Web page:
I've tended not to write anything about vaccines, partly because it's a long way from my field of expertise, and partly because it brings out the internet loons in greater numbers than almost anything else. Still, I ran across this via Ben Goldacre's miniblog, and it overlaps with my interest in scientific publishing: Pediatrics, the official journal of the American Academy of Pediatrics, has published an article by Paul Offit and Charlotte Moser. The article is highly critical of "The Vaccine Book: Making the Right Decision for Your Child", by Dr. Robert Sears, also known in media-friendly mode as Dr. Bob in his role as one part of "America's family of pediatricians". This is something that I haven't seen before: the journal of a learned society publishing a rebuttal of a popular health book. The article goes through Dr. Sears's book, and picks out misleading statements, flawed logic and questionable assumptions, particularly concentrating on the alternative vaccine schedules suggested in the book.
It seems unlikely that worried parents will pick up this article; they are much more likely to read the book. But perhaps by putting these arguments in one place in Pediatrics, it makes it easier for pediatricians themselves to counter the arguments against vaccines that they hear from parents. It might even be possible to give parents the article to look through. And many of the arguments in Dr. Bob's book ARE arguments against vaccines, in spite of the protestations of Dr. Bob himself. The paper is not written in overly technical language, although it does contain a lot of references that are unlikely to be easily available to the average concerned parent. It gives pediatricians a chance to say that actually mainstream scientific opinion does not agree with Dr. Bob. This is unlikely to do much to sway those who've drunk the anti-vaccine kool-aid and think that Dr. Offit is an unscrupulous shill of big pharma, willing to cause lasting harm to untold numbers of children in order to make money (just do a google search to see what I mean). But it might sway sensible people who have inevitably picked up doubts from the unbelievably incompetent reporting of the science surrounding vaccines in the media.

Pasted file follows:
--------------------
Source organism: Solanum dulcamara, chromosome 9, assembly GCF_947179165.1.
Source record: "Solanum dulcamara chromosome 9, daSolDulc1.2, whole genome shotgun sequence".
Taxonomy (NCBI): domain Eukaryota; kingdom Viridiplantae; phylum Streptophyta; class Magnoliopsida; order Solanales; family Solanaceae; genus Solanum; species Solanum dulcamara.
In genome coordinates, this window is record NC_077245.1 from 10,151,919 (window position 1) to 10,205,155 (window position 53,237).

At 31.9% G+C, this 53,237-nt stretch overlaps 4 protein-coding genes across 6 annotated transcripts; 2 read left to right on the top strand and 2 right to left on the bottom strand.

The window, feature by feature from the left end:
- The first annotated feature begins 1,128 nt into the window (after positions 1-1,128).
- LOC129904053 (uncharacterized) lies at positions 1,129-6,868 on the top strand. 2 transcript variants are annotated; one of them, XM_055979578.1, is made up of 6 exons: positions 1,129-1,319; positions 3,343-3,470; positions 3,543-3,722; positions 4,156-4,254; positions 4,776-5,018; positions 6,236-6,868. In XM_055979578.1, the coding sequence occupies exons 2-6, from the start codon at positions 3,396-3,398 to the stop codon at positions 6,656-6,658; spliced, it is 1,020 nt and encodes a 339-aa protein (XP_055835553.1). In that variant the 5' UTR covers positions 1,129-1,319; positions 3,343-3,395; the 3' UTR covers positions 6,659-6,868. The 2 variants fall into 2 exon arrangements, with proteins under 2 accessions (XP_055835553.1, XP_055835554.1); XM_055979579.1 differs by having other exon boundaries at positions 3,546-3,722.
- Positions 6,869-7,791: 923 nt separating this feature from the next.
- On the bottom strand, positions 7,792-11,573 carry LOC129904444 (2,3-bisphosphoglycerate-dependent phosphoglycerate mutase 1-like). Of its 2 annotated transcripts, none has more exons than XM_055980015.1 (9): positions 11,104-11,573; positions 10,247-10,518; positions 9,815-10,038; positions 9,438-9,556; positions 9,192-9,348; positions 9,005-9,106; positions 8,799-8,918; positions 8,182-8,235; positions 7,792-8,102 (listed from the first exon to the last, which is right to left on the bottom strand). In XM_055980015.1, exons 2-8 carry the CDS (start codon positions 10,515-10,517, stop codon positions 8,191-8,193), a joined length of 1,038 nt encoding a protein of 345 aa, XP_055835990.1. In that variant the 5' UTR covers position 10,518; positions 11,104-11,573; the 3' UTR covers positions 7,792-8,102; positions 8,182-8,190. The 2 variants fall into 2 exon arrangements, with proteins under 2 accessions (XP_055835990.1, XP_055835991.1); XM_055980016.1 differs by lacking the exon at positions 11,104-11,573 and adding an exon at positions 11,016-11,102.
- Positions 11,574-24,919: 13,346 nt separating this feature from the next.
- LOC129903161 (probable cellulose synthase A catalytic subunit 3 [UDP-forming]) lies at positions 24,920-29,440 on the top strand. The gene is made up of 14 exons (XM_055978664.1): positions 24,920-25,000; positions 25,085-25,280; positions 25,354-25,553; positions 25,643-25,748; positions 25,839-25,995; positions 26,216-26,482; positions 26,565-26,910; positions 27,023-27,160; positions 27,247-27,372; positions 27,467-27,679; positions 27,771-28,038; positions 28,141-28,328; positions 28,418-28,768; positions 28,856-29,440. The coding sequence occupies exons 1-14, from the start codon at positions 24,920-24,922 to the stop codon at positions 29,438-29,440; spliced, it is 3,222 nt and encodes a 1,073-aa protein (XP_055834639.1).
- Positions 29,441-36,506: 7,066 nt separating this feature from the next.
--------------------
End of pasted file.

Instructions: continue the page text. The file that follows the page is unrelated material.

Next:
Perhaps it could be worth putting a similar article debunking the myths on MMR into something like the BMJ or the Lancet? Or perhaps something similar already exists and I've missed it?